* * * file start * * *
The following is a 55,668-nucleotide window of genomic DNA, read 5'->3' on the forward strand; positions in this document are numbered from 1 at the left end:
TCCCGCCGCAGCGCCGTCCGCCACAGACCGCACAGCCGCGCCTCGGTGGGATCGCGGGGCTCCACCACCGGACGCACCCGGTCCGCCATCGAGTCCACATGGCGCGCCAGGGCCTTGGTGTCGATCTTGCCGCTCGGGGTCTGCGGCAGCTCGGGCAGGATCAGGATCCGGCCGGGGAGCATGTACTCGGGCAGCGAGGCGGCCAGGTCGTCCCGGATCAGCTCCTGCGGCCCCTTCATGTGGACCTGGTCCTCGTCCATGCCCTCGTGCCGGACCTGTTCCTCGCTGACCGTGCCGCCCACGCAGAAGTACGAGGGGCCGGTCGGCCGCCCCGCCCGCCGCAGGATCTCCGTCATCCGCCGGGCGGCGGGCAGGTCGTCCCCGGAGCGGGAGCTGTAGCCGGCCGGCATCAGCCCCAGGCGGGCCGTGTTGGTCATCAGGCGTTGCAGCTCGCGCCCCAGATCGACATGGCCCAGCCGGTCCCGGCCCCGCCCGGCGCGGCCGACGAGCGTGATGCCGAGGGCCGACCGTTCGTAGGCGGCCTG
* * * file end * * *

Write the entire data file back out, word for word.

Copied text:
The following is a 55,668-nucleotide window of genomic DNA, read 5'->3' on the forward strand; positions in this document are numbered from 1 at the left end:
TCCCGCCGCAGCGCCGTCCGCCACAGACCGCACAGCCGCGCCTCGGTGGGATCGCGGGGCTCCACCACCGGACGCACCCGGTCCGCCATCGAGTCCACATGGCGCGCCAGGGCCTTGGTGTCGATCTTGCCGCTCGGGGTCTGCGGCAGCTCGGGCAGGATCAGGATCCGGCCGGGGAGCATGTACTCGGGCAGCGAGGCGGCCAGGTCGTCCCGGATCAGCTCCTGCGGCCCCTTCATGTGGACCTGGTCCTCGTCCATGCCCTCGTGCCGGACCTGTTCCTCGCTGACCGTGCCGCCCACGCAGAAGTACGAGGGGCCGGTCGGCCGCCCCGCCCGCCGCAGGATCTCCGTCATCCGCCGGGCGGCGGGCAGGTCGTCCCCGGAGCGGGAGCTGTAGCCGGCCGGCATCAGCCCCAGGCGGGCCGTGTTGGTCATCAGGCGTTGCAGCTCGCGCCCCAGATCGACATGGCCCAGCCGGTCCCGGCCCCGCCCGGCGCGGCCGACGAGCGTGATGCCGAGGGCCGACCGTTCGTAGGCGGCCTG